Archive for September, 2007

The impact of OOXML

(I mentioned some of the following ideas in a presentation I held on Thursday at KTH, and thought I would share them. As a side-note, there may be another FFII-style lecture here later this year, covering a wider range of topics but also some OOXML material again.)

OOXML, to me, is not a standard; I do not recognize the value of it as an Ecma publication, or indirectly in “de facto” terms, simply because the main problem is still there: nobody but Microsoft knows how the format really works, and so not all consumers are yet able to escape the lock-in that is Microsoft Office.

When OOXML was preliminarily voted down on 2 September, not much has actually become clear about its future; most votes have a chance of being changed, especially since we do not yet know what the final proposal will look like. Microsoft’s manipulations will certainly continue until February, and thus the usual techniques for prediction may not apply. (Without the interventions of the company, I would say OOXML would be gone already – maybe not even voted upon.)

While one can expect that the standard proposal will require a significant amount of changes to be approved, such fixes could still be of trivial nature, relatively speaking. There are some rather tough suggestions around, though. One of them was submitted by France (J1N8726-03.doc) and others, suggesting that OOXML first be split into two parts; a “core” and “extensions”, where the former is something ODF-like, and the latter is an add-on to address properties of the old file formats.

So, in theory, anything could happen; some imaginable scenarios being that:

  • ISO rejects OOXML. While this in itself would not exclude a new submission, that would get much attention with a new fast-track, or require much time without it; the proposal would likely be out of the picture in these cases.
  • ISO decides to split the proposal, and approve the “core” and “extensions” parts as “technical specifications”. An “ISO standard” labeling is delayed further, awaiting e.g. merging of the “core” part with ODF.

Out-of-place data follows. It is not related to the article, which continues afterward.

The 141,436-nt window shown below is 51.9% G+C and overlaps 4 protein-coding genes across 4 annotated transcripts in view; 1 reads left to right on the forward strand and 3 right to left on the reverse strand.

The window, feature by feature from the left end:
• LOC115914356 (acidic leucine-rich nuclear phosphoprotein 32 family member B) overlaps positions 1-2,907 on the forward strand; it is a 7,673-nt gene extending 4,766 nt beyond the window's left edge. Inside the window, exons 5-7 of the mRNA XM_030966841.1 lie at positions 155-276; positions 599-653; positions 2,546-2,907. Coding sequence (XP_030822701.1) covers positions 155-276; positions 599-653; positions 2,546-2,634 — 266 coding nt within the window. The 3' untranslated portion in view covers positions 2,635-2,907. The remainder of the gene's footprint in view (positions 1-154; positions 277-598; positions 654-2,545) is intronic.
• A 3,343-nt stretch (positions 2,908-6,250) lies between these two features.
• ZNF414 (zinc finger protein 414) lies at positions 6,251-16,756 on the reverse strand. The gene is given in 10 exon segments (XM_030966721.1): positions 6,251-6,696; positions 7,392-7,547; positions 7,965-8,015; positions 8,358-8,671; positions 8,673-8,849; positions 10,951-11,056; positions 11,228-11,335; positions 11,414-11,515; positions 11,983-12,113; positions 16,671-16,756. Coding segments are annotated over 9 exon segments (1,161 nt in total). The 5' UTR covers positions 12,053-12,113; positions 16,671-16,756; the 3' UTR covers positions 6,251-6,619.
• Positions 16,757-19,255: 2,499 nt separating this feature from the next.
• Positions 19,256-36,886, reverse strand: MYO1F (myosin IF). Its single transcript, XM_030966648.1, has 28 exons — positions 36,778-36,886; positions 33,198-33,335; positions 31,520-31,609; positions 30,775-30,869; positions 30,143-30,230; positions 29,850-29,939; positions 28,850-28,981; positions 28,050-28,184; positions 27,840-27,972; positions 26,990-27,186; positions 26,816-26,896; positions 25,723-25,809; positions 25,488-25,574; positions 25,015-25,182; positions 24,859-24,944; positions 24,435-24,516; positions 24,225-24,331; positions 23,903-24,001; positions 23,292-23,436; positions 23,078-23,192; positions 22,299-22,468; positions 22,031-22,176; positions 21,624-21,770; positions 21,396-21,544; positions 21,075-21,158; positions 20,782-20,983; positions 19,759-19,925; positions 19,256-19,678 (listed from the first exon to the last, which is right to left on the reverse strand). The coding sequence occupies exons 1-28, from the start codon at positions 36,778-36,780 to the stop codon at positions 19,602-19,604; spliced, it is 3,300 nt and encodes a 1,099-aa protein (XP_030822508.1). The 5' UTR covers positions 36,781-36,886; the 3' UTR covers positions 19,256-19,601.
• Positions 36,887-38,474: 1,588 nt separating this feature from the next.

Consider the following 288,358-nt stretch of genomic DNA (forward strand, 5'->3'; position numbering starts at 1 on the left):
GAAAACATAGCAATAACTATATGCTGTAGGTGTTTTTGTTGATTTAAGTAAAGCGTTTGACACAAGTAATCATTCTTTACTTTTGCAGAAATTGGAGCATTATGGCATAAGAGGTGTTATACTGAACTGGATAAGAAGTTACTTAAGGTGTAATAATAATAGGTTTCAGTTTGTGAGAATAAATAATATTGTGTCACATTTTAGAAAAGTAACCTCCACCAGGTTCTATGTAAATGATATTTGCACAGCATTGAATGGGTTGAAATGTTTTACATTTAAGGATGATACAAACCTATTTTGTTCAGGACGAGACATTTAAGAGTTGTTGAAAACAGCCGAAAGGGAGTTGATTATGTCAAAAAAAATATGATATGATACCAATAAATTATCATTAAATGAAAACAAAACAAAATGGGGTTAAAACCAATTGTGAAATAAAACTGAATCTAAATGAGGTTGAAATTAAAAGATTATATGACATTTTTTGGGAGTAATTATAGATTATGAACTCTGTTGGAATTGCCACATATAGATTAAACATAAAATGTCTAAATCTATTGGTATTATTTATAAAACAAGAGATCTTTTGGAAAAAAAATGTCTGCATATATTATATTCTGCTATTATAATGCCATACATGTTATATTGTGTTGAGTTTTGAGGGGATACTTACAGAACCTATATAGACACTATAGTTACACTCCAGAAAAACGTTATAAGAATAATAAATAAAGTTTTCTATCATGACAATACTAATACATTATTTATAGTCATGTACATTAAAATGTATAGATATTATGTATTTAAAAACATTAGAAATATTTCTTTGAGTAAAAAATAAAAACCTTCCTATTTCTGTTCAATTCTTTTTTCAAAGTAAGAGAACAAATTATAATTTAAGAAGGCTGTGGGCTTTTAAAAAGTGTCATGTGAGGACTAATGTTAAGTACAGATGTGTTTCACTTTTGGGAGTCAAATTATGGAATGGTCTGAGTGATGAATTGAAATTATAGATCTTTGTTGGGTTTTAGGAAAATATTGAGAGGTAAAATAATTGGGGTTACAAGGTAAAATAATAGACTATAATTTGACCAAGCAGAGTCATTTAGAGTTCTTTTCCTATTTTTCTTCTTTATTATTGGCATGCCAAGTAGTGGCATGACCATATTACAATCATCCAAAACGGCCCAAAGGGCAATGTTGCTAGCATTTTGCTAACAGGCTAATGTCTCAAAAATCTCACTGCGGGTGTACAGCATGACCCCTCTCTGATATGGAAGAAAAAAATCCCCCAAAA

• ISO approves OOXML “as-is” (few, or no fundamental problems are solved). This would most likely affect the reputation of ISO itself (due to the scale of the abuse of the process), perhaps to such an extent that the approval would have little weight eventually.

In some sense, OOXML (as published by ECMA) consequently is less of a worry now – regardless of the voting results. However, an “as-is” approval could (through governmental policies etc.) raise a lot of “short-term” problems and further setback in useful development, and it would also have an impact on ISO. It’s not just about OOXML, though: XPS is also knocking on the door, and it carries lock-in threats with it as well through software patents. Maybe there is more to come, still.

So, while the harm that could come of OOXML and the end result is probably limited at this point, it is important to fix ISO’s – and its members’ – working procedures (e.g. for the fast-track, voting rules, etc.) and patent policies, in particular. Right now, ISO allows for licensing terms that are incompatible with free software / open source, and XPS could invite significant trouble in this context. Also, the discussion of ODF vs. OOXML still has important lessons for reaching a new and improved single standard. The patching continues…